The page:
The second is the collector’s edition in limited-edition Steelbook packaging.
The third is the Steelbook with an exclusive 28.5-inch x 16.5-inch rolled lithograph of the new Steelbook artwork by Nat Marsh, and a 7-inch green vinyl record by Sacred Bones, featuring music composed by John Carpenter and recorded by him, Cody Carpenter and Daniel Davies, with a slipcase with new art by frequent Carpenter collaborator Chris Bilheimer. Limited to 2,500 copies, the A-side includes the 2017 version of the main theme, “Porkchop Express (Big Trouble in Little China),” and the B-side contains a never-before-released recording of “The Alley War,” recorded in 2019.
The fourth bundle includes the Blu-ray with slipcover, rolled poster and green vinyl album.
The fifth option includes both the standard and Steelbook Blu-rays of the collector’s edition, the artwork posters for both editions, and the limited-edition record.
Preorders of the collector’s edition or Steelbook bundled with a purple vinyl variant of the 7-inch record are available from Sacredbonesrecords.com.
Entertainment, licensing and digital segment operating profit decreased 21% to $24.6 million versus $37.1 million in 2018. The decline was the result of several factors, including higher operating profit margin in Q3 2018, due to the multi-year digital streaming agreement for Hasbro television programming.
Separately, CEO Brian Goldner said he expects to close Hasbro’s $4.3 billion acquisition of Canadian-based eOne in the current quarter.
“The strategic opportunity to bring onboard the brands, capabilities and talent from eOne is compelling to our long-term prospects as a leading global play and entertainment company and we look forward to sharing more about our plans after the close,” Goldner said in a statement.
Universal Pictures Home Entertainment and eOne in March signed a multiyear, multi-territory distribution agreement whereby UPHE will serve as the home entertainment distributor of eOne’s content across both transactional physical and digital formats.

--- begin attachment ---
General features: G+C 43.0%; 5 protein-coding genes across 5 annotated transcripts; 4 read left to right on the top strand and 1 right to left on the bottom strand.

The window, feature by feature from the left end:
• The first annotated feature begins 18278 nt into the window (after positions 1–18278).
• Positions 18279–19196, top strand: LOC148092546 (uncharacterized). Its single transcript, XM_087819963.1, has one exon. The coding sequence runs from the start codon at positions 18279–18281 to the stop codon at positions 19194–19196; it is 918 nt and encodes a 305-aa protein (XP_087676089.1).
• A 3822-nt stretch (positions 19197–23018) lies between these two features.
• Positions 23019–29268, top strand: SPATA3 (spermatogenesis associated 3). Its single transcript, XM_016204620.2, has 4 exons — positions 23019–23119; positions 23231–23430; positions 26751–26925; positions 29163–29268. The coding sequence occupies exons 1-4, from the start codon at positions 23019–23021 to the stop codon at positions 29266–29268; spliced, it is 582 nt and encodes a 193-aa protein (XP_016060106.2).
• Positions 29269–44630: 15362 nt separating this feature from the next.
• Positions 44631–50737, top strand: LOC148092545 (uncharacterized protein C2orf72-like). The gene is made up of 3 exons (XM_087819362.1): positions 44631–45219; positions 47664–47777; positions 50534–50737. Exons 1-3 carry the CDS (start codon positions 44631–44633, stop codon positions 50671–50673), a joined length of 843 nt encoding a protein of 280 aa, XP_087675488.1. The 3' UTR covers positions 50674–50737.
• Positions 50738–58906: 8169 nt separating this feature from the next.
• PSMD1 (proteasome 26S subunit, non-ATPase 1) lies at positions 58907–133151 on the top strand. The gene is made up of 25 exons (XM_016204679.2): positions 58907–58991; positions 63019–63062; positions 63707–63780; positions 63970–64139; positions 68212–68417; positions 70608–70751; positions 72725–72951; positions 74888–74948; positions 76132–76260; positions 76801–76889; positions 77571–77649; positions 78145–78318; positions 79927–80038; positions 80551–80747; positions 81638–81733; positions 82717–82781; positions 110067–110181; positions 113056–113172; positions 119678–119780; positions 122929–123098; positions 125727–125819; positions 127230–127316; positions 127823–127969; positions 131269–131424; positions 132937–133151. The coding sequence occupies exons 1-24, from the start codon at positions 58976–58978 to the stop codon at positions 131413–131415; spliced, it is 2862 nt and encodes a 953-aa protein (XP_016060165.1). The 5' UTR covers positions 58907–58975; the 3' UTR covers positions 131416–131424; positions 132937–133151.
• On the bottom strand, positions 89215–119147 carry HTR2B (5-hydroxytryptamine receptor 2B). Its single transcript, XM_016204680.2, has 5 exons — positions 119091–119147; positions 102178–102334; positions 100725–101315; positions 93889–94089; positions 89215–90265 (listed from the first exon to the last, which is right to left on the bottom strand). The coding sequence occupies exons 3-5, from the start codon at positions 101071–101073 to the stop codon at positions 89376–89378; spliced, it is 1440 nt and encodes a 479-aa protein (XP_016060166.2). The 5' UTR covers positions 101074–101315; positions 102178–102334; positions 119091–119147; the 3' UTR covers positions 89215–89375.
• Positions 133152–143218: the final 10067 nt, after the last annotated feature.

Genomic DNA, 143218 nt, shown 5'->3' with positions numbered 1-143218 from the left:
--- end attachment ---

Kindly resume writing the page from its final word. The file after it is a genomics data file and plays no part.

Finally, Goldner said ongoing proposed government tariffs on Chinese manufactured goods would negatively impact product shipments and retailers entering the key winter holiday season.
CFO Deborah Thomas said the company experienced higher shipping and warehousing expenses as a result of the disruption and shift of retailer order patterns from proposed tariffs.
“Hasbro’s global teams are executing within a dynamic trade environment that is impacting the timing of revenues, driving incremental expenses and putting upward pressure on our underlying tax rate,” Thomas said.
Net revenue for the third quarter was $1.58 billion versus $1.57 billion in 2018. Net income was nearly $213 million compared to income of $264 million last year.
Pay-TV home entertainment may be in decline in the United States and Europe, but surges in India and China will help the medium top more than 1 billion subscribers through 2024, according to new data from Digital TV Research.
The London-based company said India and China — the world’s most populous countries — will add 26 million and 19 million pay-TV subs, respectively.
The U.S., formerly the No. 1 pay-TV market, will lose 14.4 million subs during the period — a decline of more than 16%.
Indeed, China and India will account for more than 50% of global pay-TV subs with 356 million and 184 million, respectively.
“We have updated our forecasts based on June 2019 reports,” Simon Murray, principal analyst at Digital TV Research, said in a statement. “The U.S. is the world’s worst performer — with no uplift expected over the next five years. Other countries will experience a slowdown — or even some small declines in subscriber numbers — but no other country will match the gloomy projections for the U.S.”
The lone silver lining is online TV. Spurred by standalone services such as Sling TV, AT&T TV, PlayStation Vue, Hulu with TV and YouTube TV, online TV will add more than 100 million subs through 2024, reaching a global sub count of 357 million and 20% market share — up from 15% in 2018.
DTV Research said the average SVOD subscriber paid for 1.43 subscriptions by end-2018 — up from 1.05 in 2010.